Don’t cry for her, Argentina!
The spirit of the legendary Eva “Evita” Peron is alive and well, and temporarily living in Northport at the John W. Engeman Theater.
“Evita,” the Andrew Lloyd-Webber-Tim Rice operetta, opened on Sept. 18 and runs through Nov. 2.
If you haven’t already purchased tickets, you should. The resounding reactions of early audiences should mean this production will soon sell out.
In Broadway’s original “Evita,” Northport native Patti LuPone’s portrayal of Eva Peron set the gold standard for anyone else who undertakes the role.
The beautiful Janine Divita’s performance of Evita at the Engeman is one that LuPone would applaud. Divita is the real deal. She becomes Evita with every breath she takes, every elegant move she makes, as well as with every incredible word she sings in a play that has no spoken dialogue.
Divita’s voice is glorious, filling the theatre with a majestic quality that captivates audiences just as the real Evita Peron captured the working-class hearts of Juan Peron’s Argentina during the World War II and post War era.
For those who aren’t familiar with the play, the story focuses on the meteoric rise to fame and fortune of Maria Eva Duarte Peron (“Evita”), who began life as a poor girl in the slums of Argentina, but with steely determination and the use of her sexual wiles, climbed the ladder of success to become a model and stage actress and then, First Lady of her nation.
Eva Peron may have been the first of many modern-day women who knew how to use the media to help build and maintain the image she wished to convey to her adoring public. While the working class loved her, she was ridiculed by the upper class.
Divita portrays Evita with a fire in her belly and sheer determination in her eyes.
The play is told with the use of a storyteller, Che (the rebel Che Guevara, one of Juan Peron’s political foes). Che is played by Aaron C. Finley. Finley’s stage presence is commanding, his voice astounding.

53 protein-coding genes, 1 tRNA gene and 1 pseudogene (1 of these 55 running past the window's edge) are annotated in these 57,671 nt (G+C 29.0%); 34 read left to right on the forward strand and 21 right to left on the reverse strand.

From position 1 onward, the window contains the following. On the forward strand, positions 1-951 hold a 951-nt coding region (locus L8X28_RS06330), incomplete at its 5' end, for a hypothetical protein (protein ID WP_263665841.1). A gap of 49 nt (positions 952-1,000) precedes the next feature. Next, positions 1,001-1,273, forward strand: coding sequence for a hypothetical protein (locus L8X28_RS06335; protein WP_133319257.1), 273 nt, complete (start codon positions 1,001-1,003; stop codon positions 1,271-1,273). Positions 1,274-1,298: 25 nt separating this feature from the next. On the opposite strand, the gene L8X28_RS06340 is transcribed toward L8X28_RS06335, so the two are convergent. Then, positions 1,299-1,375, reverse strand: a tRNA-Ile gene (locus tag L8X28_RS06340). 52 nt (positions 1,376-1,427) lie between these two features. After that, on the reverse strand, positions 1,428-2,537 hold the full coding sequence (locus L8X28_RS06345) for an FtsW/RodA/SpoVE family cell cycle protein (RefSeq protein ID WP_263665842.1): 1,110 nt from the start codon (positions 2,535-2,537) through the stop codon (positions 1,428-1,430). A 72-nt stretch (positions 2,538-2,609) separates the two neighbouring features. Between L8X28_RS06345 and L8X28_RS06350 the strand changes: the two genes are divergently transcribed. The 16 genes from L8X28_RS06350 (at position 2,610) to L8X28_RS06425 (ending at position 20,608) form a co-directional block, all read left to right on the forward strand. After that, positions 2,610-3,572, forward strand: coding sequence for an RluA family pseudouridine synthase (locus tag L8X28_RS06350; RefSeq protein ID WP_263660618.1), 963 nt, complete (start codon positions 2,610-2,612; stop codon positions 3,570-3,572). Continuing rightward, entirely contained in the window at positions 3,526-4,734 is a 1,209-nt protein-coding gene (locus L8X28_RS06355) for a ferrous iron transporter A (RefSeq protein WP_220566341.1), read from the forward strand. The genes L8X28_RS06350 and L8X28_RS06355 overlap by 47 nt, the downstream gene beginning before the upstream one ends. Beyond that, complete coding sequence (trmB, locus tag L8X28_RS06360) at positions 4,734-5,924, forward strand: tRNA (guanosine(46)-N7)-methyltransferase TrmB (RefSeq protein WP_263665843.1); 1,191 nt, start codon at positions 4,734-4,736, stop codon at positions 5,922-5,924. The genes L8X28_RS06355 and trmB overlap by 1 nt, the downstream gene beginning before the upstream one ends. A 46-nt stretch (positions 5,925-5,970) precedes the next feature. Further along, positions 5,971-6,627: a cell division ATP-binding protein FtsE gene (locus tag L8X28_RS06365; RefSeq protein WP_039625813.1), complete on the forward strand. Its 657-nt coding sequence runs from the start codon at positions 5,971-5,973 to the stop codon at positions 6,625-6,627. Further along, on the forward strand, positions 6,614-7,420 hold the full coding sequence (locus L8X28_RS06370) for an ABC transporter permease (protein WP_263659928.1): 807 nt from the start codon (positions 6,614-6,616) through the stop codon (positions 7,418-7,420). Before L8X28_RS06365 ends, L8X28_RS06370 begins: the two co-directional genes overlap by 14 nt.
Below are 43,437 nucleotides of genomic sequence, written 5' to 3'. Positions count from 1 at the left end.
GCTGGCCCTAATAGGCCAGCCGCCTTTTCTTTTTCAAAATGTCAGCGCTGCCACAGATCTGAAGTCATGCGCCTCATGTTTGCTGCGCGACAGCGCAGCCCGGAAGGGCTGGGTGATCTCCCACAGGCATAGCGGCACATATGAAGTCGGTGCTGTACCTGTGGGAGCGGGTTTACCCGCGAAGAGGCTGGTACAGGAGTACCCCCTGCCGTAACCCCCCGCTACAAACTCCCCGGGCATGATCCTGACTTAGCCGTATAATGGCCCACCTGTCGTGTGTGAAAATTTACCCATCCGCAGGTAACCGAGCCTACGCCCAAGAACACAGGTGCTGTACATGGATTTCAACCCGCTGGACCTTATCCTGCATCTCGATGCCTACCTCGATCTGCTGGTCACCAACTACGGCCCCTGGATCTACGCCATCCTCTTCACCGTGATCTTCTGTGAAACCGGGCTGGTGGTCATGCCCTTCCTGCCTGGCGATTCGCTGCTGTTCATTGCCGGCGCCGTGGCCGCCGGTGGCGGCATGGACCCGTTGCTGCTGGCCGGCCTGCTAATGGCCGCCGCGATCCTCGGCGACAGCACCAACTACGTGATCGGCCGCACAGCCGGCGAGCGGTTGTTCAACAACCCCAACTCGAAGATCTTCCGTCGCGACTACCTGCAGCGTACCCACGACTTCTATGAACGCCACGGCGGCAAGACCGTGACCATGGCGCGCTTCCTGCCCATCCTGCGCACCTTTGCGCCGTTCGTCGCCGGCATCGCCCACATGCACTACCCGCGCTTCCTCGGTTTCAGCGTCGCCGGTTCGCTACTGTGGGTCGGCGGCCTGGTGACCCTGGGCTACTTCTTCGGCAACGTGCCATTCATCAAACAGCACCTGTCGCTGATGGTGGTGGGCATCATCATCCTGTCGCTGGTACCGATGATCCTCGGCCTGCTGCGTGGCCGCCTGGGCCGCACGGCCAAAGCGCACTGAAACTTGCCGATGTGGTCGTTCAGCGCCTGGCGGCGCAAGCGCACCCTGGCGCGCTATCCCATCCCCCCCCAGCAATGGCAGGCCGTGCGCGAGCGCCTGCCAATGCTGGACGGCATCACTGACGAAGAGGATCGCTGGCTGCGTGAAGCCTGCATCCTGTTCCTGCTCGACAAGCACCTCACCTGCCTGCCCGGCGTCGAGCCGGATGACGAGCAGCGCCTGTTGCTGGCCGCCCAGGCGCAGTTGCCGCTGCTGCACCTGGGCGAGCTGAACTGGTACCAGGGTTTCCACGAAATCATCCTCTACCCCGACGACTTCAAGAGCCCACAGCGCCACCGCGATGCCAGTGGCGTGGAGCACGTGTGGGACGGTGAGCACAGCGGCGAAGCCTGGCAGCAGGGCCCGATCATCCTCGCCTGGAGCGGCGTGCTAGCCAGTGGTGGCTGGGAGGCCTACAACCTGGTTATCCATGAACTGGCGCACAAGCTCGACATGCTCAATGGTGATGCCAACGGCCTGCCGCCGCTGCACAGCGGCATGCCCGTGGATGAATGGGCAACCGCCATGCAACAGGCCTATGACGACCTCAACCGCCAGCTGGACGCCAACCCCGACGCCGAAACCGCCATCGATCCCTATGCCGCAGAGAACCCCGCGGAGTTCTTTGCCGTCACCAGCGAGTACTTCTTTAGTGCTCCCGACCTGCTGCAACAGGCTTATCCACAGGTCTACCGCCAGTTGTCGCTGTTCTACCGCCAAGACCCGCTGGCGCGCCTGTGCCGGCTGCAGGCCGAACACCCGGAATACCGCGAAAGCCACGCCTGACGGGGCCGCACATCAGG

Evita begins as an audience of working place Argentines sit in a theater enjoying a film. A voice breaks in telling them their beloved Eva Peron has died. Deep shock and sadness ensue, and the people reverently sing a Requiem to their cherished Evita.
Che cynically dismisses all the mourning, singing, “Oh, What a Circus.”
In a few flashbacks in time, the audience witnesses the teen-aged brunette Eva, convincing a tango lounge singer to take her out of the slums to Buenos Aires, where she is determined to become a star. Che sings of her ability to hitch her wagon to the star of any man who can further her career. We see the young Eva sleeping her way up the ladder of success.
After an earthquake severely damages one Argentine city, the now blonde Eva attends a fundraiser hosted by military leader, Juan Peron. In a bold gesture, she seduces Peron by serenading him with “I’d be Surprisingly Good for You.” Peron agrees with her words. He takes her home with him, that night, where she immediately moves in, dismissing his current mistress.
Peron’s election and the success he and Evita eagerly embrace are ridiculed by Che in the song, “High Flying and Adored.”
In Act 2, the operetta’s amazing showstopper, “Don’t Cry For Me Argentina,” has Evita singing to the masses of her willingness to leave her acting career behind and work with her husband to make their peoples’ lives better. Divita’s rendition of the song produced goose bumps and won resounding applause.
Throughout the rest of Act II, we see Eva planning a trip to Europe in order to bolster the image of the Peron presidency. She also starts a charitable foundation to help her beloved working-class citizens, but soon becomes so taken with her own fame that she falls victim to the lure of money and power. The saintly image, now tarnished, is lambasted by Che.
Sadly, Evita’s young, charismatic life is threatened by an advanced cancer, and she dies at the age of 33, leaving Peron and her people behind in deep mourning. Evita is a classic soap opera set to an exquisite score. The cast members embrace their roles fully. Credit Director Igor Golden for eliciting believable performances from all – even the chorus members.
Aided by a beautiful set by Daniel Willis, amazing costumes by Kurt Alger, and excellent music direction (James Olmstead), choreography (Antoinette DiPietropolo) and lighting (Zach Blane), this production is nearly picture perfect.
Bruce Winnant is the proud President Juan Peron, whose dedication to his people and tender love for his Evita are presented beautifully.
One last shout out needs to go to young Ashley Perez Flanagan, who, in one brief solo, brought the house down. Flanagan plays the Peron mistress whom Evita dismisses on the night she moves in with Peron. Flanagan’s beautiful voice and tragic questioning, “Where will I go?” tugged at the heart strings of audience members. She definitely has a future!